Overnight Defense: Erdoğan gets earful from GOP senators | Amazon to challenge Pentagon cloud contract decision in court | Lawmakers under pressure to pass benefits fix for military families

Overnight Defense: Erdoğan gets earful from GOP senators | Amazon to challenge Pentagon cloud contract decision in court | Lawmakers under pressure to pass benefits fix for military families
© Aaron Schwartz

Happy Thursday and welcome to Overnight Defense. I'm Ellen Mitchell, and here's your nightly guide to the latest developments at the Pentagon, on Capitol Hill and beyond. CLICK HERE to subscribe to the newsletter.

 

THE TOPLINE: Turkish President Recep Tayyip Erdoğan got an earful from a handful of GOP senators during a White House meeting this week. 

Republican senators said they raised concerns about Turkey's military incursion into northern Syria against Kurds and the Syrian Democratic Forces, a U.S.-allied rebel group, while also objecting to Ankara's reliance on a Russian military system.

Two GOP senators who attended the meeting described Erdoğan as "defensive" as the lawmakers raised their concerns in the Oval Office meeting, which was also attended by President TrumpDonald John TrumpSanders says he wouldn't 'drop dead' if Trump decided on universal healthcare Overnight Health Care: Trump officials lay groundwork for May reopening | Democrats ramp up talks with Mnuchin on next relief deal | Fauci says death toll could be around 60,000 Hillicon Valley: State officials push for more election funds | Coronavirus surveillance concerns ramp up pressure for privacy bill | Senators warned not to use Zoom | Agencies ask FCC to revoke China Telecom's license MORE

Trump, according to senators, largely hung back and let the lawmakers take the lead with the Turkish president. 

"It's up to Turkey now, there's a win-win awaiting them," Graham told reporters. "I hope Turkey understands that most of us want to salvage this relationship, but there's some things we can't allow to happen."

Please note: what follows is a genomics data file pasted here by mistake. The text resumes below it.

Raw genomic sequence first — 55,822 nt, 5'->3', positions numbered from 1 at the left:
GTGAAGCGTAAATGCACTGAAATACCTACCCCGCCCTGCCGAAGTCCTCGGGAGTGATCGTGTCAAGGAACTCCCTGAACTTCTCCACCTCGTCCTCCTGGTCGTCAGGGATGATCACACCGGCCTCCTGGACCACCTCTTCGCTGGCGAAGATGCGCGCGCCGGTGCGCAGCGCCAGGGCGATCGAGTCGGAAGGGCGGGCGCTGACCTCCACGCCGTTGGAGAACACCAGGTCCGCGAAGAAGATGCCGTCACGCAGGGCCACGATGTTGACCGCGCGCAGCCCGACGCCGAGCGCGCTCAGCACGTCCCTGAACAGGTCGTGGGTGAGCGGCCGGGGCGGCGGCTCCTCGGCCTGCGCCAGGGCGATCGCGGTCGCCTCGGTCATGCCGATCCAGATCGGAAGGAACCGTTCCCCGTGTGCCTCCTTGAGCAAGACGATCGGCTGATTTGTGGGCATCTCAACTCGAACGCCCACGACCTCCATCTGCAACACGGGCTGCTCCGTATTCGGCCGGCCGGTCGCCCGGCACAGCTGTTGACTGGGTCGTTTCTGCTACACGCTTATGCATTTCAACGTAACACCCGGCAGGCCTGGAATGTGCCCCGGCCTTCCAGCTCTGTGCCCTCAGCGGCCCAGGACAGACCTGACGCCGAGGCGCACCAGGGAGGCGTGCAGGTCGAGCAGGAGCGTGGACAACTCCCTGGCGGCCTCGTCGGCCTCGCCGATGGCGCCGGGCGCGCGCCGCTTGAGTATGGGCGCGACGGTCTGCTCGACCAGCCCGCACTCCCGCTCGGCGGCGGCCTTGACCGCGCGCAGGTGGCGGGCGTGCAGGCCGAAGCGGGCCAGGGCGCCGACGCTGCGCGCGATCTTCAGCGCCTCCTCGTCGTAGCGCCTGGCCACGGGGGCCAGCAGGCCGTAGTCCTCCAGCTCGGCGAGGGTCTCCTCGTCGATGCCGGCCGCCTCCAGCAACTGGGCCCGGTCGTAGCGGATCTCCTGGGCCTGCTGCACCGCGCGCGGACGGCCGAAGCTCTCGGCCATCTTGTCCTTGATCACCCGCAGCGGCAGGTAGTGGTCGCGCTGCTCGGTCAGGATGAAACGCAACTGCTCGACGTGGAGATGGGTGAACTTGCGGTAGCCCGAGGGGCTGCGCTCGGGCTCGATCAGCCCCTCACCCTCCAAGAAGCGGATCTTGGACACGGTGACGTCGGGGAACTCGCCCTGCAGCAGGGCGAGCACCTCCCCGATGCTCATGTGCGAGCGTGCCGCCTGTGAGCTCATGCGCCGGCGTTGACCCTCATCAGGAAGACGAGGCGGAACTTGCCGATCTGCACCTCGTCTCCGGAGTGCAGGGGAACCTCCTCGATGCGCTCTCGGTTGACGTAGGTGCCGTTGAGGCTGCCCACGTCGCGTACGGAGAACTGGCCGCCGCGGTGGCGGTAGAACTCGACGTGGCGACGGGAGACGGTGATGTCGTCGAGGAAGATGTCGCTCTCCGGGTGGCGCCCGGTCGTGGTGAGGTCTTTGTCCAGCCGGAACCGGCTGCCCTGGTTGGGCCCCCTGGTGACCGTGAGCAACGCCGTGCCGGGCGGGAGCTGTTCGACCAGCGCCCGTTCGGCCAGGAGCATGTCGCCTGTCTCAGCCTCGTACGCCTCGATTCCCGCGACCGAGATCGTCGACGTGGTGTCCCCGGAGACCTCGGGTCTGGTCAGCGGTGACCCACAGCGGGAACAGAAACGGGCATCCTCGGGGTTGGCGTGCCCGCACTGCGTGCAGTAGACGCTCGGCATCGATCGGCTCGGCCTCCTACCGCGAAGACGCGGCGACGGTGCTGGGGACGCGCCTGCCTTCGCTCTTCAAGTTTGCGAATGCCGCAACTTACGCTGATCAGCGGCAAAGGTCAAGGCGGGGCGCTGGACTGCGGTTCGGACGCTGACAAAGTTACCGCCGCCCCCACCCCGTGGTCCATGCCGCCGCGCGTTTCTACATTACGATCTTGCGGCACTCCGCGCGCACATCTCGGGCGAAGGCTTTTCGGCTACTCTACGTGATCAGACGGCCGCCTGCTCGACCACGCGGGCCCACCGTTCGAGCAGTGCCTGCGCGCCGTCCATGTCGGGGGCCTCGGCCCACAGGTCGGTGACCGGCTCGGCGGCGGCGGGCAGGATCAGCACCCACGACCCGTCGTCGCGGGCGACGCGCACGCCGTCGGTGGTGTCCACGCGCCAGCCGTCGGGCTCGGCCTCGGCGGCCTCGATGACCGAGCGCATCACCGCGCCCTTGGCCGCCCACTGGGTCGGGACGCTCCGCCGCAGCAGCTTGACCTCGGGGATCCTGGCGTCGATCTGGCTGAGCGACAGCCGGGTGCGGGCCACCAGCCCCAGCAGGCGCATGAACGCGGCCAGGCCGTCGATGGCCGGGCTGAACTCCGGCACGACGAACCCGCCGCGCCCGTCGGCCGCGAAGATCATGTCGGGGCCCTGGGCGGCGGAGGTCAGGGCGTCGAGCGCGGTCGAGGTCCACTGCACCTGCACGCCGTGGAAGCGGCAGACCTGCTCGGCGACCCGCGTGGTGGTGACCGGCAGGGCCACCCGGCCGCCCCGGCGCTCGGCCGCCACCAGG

Asked about Erdoğan's response to senators, Graham added that the Turkish leader was "very defensive." 

A refresher: Earlier this year, Turkey took delivery of a Russian S-400 air defense system. The United States, concerned about the S-400 gathering data on the U.S. F-35 fighter jet, responded by booting Turkey out of the F-35 program.

A law known as the Countering America's Adversaries Through Sanctions Act (CAATSA) also requires sanctions for doing business with Russia's defense industry.

The meeting: When Trump and Erdoğan met on Wednesday afternoon, Graham, Risch and Sens. Ted CruzRafael (Ted) Edward CruzLawmakers announce legislation to fund government purchases of oil Overnight Energy: Oil giants meet with Trump at White House | Interior extends tenure of controversial land management chief | Oil prices tick up on hopes of Russia-Saudi deal Oil giants meet at White House amid talk of buying strategic reserves MORE (R-Texas), Joni ErnstJoni Kay ErnstAs we have united when tested in the past, Americans are working together to fight coronavirus The Hill's Campaign Report: Sanders exits, clearing Biden's path to nomination Democrats target Ernst in bid to expand Senate map MORE (R-Iowa) and Rick Scott (R-Fla.) were also in attendance and repeatedly brought up Turkey's use of the S-400.

Senators view the Russian system as a threat to the F-35 and urged Erdoğan to drop his use of the Russian system.